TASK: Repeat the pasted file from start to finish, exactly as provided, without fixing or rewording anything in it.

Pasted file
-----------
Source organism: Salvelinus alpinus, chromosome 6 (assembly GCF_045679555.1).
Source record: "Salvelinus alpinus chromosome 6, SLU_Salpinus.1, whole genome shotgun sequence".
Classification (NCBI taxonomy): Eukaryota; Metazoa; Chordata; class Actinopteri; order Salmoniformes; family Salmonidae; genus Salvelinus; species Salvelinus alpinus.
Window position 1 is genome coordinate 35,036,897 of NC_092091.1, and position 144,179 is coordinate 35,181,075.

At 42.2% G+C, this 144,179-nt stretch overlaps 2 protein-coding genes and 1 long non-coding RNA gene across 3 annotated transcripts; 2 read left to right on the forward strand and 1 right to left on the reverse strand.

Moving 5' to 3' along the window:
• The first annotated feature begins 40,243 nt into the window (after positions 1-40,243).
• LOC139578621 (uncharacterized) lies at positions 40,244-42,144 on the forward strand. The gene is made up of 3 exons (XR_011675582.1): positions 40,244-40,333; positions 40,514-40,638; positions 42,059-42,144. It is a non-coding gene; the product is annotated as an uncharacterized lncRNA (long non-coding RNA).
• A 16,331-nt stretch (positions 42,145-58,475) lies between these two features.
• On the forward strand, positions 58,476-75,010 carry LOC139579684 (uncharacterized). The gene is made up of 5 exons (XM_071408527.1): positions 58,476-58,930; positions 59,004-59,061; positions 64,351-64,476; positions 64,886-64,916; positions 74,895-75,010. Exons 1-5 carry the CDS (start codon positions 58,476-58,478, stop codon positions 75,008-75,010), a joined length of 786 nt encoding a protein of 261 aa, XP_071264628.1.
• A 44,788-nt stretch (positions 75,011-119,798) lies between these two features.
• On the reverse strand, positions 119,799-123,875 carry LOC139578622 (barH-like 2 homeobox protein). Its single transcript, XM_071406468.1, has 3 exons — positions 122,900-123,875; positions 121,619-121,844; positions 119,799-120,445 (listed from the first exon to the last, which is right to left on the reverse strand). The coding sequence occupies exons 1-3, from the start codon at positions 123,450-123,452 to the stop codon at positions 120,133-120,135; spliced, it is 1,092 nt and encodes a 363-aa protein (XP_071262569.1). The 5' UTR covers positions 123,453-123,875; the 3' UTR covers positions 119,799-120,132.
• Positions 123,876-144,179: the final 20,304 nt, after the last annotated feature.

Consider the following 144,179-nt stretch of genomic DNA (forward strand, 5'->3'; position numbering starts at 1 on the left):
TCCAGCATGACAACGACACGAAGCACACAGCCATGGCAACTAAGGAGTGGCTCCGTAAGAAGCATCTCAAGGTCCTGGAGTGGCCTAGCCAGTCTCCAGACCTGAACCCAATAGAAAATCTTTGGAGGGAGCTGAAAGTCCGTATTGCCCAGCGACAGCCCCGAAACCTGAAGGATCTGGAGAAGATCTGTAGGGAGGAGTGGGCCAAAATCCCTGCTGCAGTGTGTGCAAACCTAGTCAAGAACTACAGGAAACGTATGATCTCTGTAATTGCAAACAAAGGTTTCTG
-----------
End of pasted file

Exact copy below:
Source organism: Salvelinus alpinus, chromosome 6 (assembly GCF_045679555.1).
Source record: "Salvelinus alpinus chromosome 6, SLU_Salpinus.1, whole genome shotgun sequence".
Classification (NCBI taxonomy): Eukaryota; Metazoa; Chordata; class Actinopteri; order Salmoniformes; family Salmonidae; genus Salvelinus; species Salvelinus alpinus.
Window position 1 is genome coordinate 35,036,897 of NC_092091.1, and position 144,179 is coordinate 35,181,075.

At 42.2% G+C, this 144,179-nt stretch overlaps 2 protein-coding genes and 1 long non-coding RNA gene across 3 annotated transcripts; 2 read left to right on the forward strand and 1 right to left on the reverse strand.

Moving 5' to 3' along the window:
• The first annotated feature begins 40,243 nt into the window (after positions 1-40,243).
• LOC139578621 (uncharacterized) lies at positions 40,244-42,144 on the forward strand. The gene is made up of 3 exons (XR_011675582.1): positions 40,244-40,333; positions 40,514-40,638; positions 42,059-42,144. It is a non-coding gene; the product is annotated as an uncharacterized lncRNA (long non-coding RNA).
• A 16,331-nt stretch (positions 42,145-58,475) lies between these two features.
• On the forward strand, positions 58,476-75,010 carry LOC139579684 (uncharacterized). The gene is made up of 5 exons (XM_071408527.1): positions 58,476-58,930; positions 59,004-59,061; positions 64,351-64,476; positions 64,886-64,916; positions 74,895-75,010. Exons 1-5 carry the CDS (start codon positions 58,476-58,478, stop codon positions 75,008-75,010), a joined length of 786 nt encoding a protein of 261 aa, XP_071264628.1.
• A 44,788-nt stretch (positions 75,011-119,798) lies between these two features.
• On the reverse strand, positions 119,799-123,875 carry LOC139578622 (barH-like 2 homeobox protein). Its single transcript, XM_071406468.1, has 3 exons — positions 122,900-123,875; positions 121,619-121,844; positions 119,799-120,445 (listed from the first exon to the last, which is right to left on the reverse strand). The coding sequence occupies exons 1-3, from the start codon at positions 123,450-123,452 to the stop codon at positions 120,133-120,135; spliced, it is 1,092 nt and encodes a 363-aa protein (XP_071262569.1). The 5' UTR covers positions 123,453-123,875; the 3' UTR covers positions 119,799-120,132.
• Positions 123,876-144,179: the final 20,304 nt, after the last annotated feature.

Consider the following 144,179-nt stretch of genomic DNA (forward strand, 5'->3'; position numbering starts at 1 on the left):
TCCAGCATGACAACGACACGAAGCACACAGCCATGGCAACTAAGGAGTGGCTCCGTAAGAAGCATCTCAAGGTCCTGGAGTGGCCTAGCCAGTCTCCAGACCTGAACCCAATAGAAAATCTTTGGAGGGAGCTGAAAGTCCGTATTGCCCAGCGACAGCCCCGAAACCTGAAGGATCTGGAGAAGATCTGTAGGGAGGAGTGGGCCAAAATCCCTGCTGCAGTGTGTGCAAACCTAGTCAAGAACTACAGGAAACGTATGATCTCTGTAATTGCAAACAAAGGTTTCTG